BACKGROUND: Tobacco use has significant adverse effects on oral health. Oral health professionals in the dental office or community setting have a unique opportunity to increase tobacco abstinence rates among tobacco users.
OBJECTIVES: This review assesses the effectiveness of interventions for tobacco cessation offered to cigarette smokers and smokeless tobacco users in the dental office or community setting.
SEARCH STRATEGY: We searched the Cochrane Tobacco Addiction group Specialized Register (CENTRAL), MEDLINE (1966-2004), EMBASE (1988-2004), CINAHL (1982-2004), Healthstar (1975-2004), ERIC (1967-2004), PsycINFO (1984-2004), National Technical Information Service database (NTIS, 1964-2004), Dissertation Abstracts Online (1861-2004), Database of Abstract of Reviews of Effectiveness (DARE, 1995-2004), and Web of Science (1993-2004).
SELECTION CRITERIA: We included randomized and pseudo-randomized clinical trials assessing tobacco cessation interventions conducted by oral health professionals in the dental office or community setting with at least six months of follow up.
DATA COLLECTION AND ANALYSIS: Two authors independently reviewed abstracts for potential inclusion and abstracted data from included trials. Disagreements were resolved by consensus.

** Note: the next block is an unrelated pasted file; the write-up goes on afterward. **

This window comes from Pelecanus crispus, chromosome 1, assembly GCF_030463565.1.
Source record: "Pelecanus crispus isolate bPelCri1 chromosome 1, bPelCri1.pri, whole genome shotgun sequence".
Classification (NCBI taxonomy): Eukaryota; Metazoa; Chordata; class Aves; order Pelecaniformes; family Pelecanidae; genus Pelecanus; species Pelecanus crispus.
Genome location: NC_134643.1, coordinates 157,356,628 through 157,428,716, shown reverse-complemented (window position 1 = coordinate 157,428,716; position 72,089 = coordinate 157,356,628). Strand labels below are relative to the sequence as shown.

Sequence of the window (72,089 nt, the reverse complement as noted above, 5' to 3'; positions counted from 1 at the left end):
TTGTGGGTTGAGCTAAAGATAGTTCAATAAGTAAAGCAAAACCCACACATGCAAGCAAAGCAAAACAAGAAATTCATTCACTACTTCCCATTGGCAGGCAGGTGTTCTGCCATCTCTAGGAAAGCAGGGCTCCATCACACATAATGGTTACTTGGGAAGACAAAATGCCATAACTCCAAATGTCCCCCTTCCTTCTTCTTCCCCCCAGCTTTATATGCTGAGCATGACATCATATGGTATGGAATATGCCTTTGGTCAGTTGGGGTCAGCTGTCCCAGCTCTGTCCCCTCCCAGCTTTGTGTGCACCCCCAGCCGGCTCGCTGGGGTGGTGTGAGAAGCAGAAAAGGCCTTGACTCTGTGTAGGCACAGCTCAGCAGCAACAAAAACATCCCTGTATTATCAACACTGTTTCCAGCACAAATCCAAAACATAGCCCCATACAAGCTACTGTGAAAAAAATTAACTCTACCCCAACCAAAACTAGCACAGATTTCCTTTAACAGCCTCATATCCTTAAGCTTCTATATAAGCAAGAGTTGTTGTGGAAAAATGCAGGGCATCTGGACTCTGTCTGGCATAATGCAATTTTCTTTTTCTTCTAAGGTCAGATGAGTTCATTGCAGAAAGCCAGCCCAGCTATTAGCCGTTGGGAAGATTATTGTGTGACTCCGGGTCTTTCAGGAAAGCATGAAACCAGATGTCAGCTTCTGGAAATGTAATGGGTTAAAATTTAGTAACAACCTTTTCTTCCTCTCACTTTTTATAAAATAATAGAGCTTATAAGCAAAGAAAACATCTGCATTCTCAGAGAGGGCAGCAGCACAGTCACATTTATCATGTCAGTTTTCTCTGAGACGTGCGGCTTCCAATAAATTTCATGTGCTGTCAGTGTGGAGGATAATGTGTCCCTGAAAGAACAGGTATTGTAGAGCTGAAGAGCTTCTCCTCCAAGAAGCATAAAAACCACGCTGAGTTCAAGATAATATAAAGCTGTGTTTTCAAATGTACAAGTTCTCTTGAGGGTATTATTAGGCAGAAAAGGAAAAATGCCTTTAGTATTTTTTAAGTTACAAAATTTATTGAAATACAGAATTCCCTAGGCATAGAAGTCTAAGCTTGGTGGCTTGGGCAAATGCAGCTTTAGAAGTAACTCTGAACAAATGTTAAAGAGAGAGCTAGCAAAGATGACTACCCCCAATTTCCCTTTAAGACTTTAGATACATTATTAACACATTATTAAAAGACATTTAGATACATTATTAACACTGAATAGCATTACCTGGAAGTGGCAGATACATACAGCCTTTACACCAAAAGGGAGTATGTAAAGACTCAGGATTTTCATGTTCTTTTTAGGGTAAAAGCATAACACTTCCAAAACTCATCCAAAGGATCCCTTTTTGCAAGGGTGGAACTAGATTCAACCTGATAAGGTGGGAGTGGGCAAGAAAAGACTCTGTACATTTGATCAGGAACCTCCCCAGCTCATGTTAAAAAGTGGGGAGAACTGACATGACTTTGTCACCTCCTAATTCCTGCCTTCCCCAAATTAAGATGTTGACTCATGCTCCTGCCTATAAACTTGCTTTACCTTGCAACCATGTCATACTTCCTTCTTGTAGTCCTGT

MAIN RESULTS: Six clinical trials met the criteria for inclusion in this review. Included studies assessed the efficacy of interventions in the dental office or a school community setting. All studies assessed the efficacy of interventions for smokeless tobacco users, one of which included cigarettes smokers. All studies employed behavioural interventions and only one offered pharmacotherapy as an interventional component. All studies included an oral examination component. Pooling of the studies suggested that interventions conducted by oral health professionals increase tobacco abstinence rates (odds ratio [OR] 1.44; 95% confidence interval [CI]: 1.16 to 1.78) at 12 months or longer. Heterogeneity was evident (I(2) = 75%) and could not be adequately explained through subgroup or sensitivity analyses.
AUTHORS’ CONCLUSIONS: Available evidence suggests that behavioural interventions for tobacco use conducted by oral health professionals incorporating an oral examination component in the dental office and community setting may increase tobacco abstinence rates among smokeless tobacco users. Differences between the studies limit the ability to make conclusive recommendations regarding the intervention components that should be incorporated into clinical practice.